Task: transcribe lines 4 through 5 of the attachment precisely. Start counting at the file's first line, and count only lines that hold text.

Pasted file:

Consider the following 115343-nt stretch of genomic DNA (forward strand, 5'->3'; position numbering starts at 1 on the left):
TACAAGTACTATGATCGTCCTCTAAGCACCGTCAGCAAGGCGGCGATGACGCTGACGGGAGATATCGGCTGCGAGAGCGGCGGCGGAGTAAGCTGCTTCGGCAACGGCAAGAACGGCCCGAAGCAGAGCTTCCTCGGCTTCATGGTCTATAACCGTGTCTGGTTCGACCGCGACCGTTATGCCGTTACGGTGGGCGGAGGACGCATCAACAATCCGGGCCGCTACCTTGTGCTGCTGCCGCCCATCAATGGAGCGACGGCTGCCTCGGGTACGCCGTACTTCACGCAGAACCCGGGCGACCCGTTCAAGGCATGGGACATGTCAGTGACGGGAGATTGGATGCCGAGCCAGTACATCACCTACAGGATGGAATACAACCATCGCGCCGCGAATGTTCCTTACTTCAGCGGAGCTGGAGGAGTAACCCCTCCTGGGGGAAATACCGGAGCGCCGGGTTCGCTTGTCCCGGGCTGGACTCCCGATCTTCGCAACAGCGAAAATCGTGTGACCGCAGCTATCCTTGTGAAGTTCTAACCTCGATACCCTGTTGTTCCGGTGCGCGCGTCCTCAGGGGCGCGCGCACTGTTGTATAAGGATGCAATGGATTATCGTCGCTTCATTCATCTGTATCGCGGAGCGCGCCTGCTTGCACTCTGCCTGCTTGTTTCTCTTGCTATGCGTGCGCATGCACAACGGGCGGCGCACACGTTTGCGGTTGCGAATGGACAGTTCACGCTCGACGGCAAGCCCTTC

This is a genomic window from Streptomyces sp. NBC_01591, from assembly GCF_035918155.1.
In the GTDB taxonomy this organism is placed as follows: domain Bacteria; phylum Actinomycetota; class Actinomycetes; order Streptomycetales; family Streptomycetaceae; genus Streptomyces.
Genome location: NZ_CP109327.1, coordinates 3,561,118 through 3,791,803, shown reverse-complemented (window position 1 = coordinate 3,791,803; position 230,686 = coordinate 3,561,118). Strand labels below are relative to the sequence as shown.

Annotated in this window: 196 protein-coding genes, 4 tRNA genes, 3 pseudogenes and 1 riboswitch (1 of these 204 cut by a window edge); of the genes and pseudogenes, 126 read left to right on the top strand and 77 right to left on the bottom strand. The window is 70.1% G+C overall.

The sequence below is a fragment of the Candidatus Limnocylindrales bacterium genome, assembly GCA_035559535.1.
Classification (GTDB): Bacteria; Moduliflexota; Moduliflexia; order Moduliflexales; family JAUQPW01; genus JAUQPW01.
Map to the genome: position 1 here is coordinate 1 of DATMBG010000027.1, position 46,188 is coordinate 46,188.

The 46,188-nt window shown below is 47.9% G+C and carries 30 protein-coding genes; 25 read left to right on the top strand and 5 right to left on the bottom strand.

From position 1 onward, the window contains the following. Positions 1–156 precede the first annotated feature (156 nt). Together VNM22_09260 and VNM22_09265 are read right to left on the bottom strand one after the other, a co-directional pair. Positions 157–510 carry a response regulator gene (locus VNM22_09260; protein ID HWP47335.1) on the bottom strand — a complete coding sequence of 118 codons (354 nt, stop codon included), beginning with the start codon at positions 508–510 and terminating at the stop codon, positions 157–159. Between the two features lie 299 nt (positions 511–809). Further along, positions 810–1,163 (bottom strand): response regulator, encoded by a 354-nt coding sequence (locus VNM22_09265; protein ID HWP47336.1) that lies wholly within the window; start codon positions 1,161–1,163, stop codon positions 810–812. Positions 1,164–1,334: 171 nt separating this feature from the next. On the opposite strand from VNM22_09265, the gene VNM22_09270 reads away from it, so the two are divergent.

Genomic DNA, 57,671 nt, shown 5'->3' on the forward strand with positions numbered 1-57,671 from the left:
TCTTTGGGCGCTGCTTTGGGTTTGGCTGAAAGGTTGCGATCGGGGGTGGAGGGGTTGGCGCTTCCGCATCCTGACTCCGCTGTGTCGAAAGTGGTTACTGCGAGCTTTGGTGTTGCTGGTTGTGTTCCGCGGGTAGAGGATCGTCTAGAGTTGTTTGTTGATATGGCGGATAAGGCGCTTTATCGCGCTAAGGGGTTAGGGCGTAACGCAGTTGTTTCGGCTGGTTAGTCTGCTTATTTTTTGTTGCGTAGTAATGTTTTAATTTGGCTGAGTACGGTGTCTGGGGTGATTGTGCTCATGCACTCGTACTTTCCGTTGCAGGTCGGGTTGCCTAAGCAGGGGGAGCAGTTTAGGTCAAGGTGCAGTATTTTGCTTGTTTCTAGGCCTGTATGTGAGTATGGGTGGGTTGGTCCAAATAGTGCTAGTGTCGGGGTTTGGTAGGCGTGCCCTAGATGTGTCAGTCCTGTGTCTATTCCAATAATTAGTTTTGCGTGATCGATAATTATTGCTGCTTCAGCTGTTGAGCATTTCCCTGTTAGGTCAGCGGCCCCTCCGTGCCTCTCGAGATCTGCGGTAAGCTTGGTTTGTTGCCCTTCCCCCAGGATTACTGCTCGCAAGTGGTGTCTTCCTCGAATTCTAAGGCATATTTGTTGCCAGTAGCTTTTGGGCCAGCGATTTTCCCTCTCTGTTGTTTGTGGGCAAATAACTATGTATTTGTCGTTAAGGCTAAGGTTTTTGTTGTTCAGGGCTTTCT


In the GTDB taxonomy this organism is placed as follows: domain Bacteria; phylum Actinomycetota; class Actinomycetes; order Streptomycetales; family Streptomycetaceae; genus Streptomyces.
Genome location: NZ_CP109327.1, coordinates 3,561,118 through 3,791,803, shown reverse-complemented (window position 1 = coordinate 3,791,803; position 230,686 = coordinate 3,561,118). Strand labels below are relative to the sequence as shown.